Whether we like it or not, most of us have grown used to the possibility of our phones being spied upon. Dystopian novels such as George Orwell's Nineteen Eighty-Four are so ingrained in our minds that a study carried out back in 2014 concluded that 74% of Americans thought that they shouldn't give up privacy for the sake of safety.
Nevertheless, there's a considerable argument that many of us have given up on their our privacy. And thanks to laws, such as the so-called "Snooper's Charter" in the UK, state surveillance is increasing. However, let's not forget that other parties can tap into your cell phones - most troublingly, hackers and extortionists, but also your employer, an ex-partner, or even, in the case of celebrities, the press. They could be listening to your calls, reading and sending texts and emails, or altering the information on your interface.
Here are six things that you should watch out for.
Before iOS and Android were popular, battery troubles were a sure sign of phone tapping. And hot batteries remain a concern when it comes down to smartphones.
If you're taking full advantage of your phone, using numerous apps and consuming a lot of media, then you're probably very familiar with an overheating battery. You might have even taken your phone into a store and enquired about it, only to be told that it's standard for smartphones. However, it can also be a sign that some uninvited software is running in the background, allowing someone else to listen in.
Furthermore, you should be suspicious if your phone isn't holding a charge. Playing games and watching YouTube will obviously devour your battery, but if it's consistently running low, that is a little odd. Old handsets don't hold a charge that well, so you need to eliminate other possibilities before looking for nefarious purposes.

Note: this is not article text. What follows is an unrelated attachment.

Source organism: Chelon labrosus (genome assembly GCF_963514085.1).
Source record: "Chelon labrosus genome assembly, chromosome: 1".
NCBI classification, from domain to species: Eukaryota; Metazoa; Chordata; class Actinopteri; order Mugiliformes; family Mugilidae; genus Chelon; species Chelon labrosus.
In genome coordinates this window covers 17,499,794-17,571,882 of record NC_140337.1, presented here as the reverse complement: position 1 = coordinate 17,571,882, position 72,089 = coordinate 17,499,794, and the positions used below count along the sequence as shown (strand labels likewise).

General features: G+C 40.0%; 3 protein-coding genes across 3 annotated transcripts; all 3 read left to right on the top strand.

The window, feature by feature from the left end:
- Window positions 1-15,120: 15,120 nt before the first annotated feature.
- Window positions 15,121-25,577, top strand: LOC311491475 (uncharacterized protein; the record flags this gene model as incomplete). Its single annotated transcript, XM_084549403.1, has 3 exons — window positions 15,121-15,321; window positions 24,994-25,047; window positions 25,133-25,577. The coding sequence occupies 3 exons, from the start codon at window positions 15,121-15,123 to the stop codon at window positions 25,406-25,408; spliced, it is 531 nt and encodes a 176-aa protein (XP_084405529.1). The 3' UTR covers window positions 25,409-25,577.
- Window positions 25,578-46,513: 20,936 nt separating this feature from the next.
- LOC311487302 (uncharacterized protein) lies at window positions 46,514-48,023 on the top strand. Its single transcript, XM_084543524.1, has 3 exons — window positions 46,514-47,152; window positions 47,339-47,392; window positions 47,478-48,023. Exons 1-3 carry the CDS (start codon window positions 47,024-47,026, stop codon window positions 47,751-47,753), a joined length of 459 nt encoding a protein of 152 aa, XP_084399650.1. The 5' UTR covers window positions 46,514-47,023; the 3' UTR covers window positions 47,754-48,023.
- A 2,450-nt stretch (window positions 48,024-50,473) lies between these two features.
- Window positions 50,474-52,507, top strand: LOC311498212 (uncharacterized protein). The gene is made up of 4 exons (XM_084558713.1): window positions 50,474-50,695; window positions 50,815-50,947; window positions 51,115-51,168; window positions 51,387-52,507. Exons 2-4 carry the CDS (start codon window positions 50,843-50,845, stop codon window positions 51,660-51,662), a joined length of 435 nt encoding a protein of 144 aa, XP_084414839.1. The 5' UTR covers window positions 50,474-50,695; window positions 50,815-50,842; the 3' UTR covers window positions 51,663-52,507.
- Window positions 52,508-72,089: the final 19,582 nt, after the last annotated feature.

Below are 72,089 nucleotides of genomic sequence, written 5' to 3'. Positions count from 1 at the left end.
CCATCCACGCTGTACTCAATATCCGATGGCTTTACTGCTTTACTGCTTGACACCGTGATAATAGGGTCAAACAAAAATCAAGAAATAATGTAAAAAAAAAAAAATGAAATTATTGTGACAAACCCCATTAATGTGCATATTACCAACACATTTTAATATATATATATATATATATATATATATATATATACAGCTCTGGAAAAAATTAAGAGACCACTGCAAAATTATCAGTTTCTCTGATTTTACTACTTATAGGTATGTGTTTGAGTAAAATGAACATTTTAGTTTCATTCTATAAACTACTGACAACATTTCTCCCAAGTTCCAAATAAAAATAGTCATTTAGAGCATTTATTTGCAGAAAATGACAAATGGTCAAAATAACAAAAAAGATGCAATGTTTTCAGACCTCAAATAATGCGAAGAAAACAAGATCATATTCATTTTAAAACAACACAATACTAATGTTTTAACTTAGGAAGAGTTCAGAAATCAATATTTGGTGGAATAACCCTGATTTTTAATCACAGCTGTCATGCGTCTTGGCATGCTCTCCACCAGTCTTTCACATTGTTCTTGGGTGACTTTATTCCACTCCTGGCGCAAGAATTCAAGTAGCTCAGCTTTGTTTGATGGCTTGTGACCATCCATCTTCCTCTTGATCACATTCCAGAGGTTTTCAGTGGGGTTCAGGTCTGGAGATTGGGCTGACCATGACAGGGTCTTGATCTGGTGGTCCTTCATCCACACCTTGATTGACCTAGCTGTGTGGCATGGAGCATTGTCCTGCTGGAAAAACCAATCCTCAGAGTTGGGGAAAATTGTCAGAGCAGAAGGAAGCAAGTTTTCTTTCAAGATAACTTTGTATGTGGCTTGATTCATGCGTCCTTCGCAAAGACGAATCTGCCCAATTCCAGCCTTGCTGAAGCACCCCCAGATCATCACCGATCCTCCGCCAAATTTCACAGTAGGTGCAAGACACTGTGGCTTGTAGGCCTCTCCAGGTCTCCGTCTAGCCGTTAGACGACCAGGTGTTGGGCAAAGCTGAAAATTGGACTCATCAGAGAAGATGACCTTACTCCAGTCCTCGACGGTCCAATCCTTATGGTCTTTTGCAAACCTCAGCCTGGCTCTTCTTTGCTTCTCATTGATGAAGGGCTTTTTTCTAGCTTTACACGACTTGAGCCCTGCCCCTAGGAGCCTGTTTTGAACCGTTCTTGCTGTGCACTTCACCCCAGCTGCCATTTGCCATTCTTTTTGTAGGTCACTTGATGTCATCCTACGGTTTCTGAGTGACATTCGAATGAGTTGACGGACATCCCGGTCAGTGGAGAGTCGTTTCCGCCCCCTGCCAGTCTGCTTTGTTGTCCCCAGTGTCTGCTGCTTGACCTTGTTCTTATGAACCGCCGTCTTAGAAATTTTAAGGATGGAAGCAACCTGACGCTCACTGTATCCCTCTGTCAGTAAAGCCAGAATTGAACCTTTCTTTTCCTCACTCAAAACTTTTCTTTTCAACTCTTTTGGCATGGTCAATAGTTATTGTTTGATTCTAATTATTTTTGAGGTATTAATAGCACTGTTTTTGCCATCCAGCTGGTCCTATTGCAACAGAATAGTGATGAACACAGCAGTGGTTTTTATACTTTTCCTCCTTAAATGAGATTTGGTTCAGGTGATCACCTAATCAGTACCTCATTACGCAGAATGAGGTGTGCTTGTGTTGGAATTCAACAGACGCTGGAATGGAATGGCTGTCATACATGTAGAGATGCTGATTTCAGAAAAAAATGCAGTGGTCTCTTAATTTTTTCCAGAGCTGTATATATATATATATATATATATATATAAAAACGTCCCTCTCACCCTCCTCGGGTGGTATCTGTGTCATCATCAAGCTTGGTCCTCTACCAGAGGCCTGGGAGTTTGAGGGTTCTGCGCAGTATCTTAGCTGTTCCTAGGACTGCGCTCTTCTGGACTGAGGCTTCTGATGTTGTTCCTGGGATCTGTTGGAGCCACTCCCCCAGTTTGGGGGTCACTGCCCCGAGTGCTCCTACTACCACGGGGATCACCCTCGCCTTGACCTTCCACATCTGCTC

Equally, you need to find other reasons why your phone might be hot: have you been sunbathing with it nearby? Have you been using a lot of apps at the same time, or watching numerous videos? Is the protective case locking all that heat in?
Still, high temperatures and low power can be indicative of malicious software, so you then need to look at some other signs...
2. Increased Data Usage
You should be paying close attention to your phone bills anyway, partly because having a hands-on approach to your finances can save you a lot of money, as well as a way of spotting spyware.
We know that many apps use up a lot of data, but it's pretty easy to reduce what you're using, including connecting to free WiFi offered by shops and restaurants. Malicious software also uses your data allowance, in their case to send information on you to an outside source.
Therefore, unless you have recently downloaded an app that requires a lot of battery and data, you'll know approximately how much data you use each month. If this increases dramatically, you need to find out why this is happening. If you cannot find the reason, it could be that a third party is intercepting your messages.
We're so familiar with our phone's interface, that it's easy to forget that you've downloaded an app. It can sit there unnoticed for a good 6 months or so before you realize it's there. However, it's vital that you know exactly what's on your phone, especially those apps that run in the background. If you have not installed them yourself, they could be malicious.
One such piece of malware that tampers with your phone is Hummer, a Trojan that has infected millions of android devices across the globe since 2014. With high concentrations of affected devices in countries such as India, Russia, and the Philippines, this virus has become the most common Android virus in the world. It has been estimated that if the virus' creators get just 50 cents per infection, they could be raking in $500,000 dollars a day.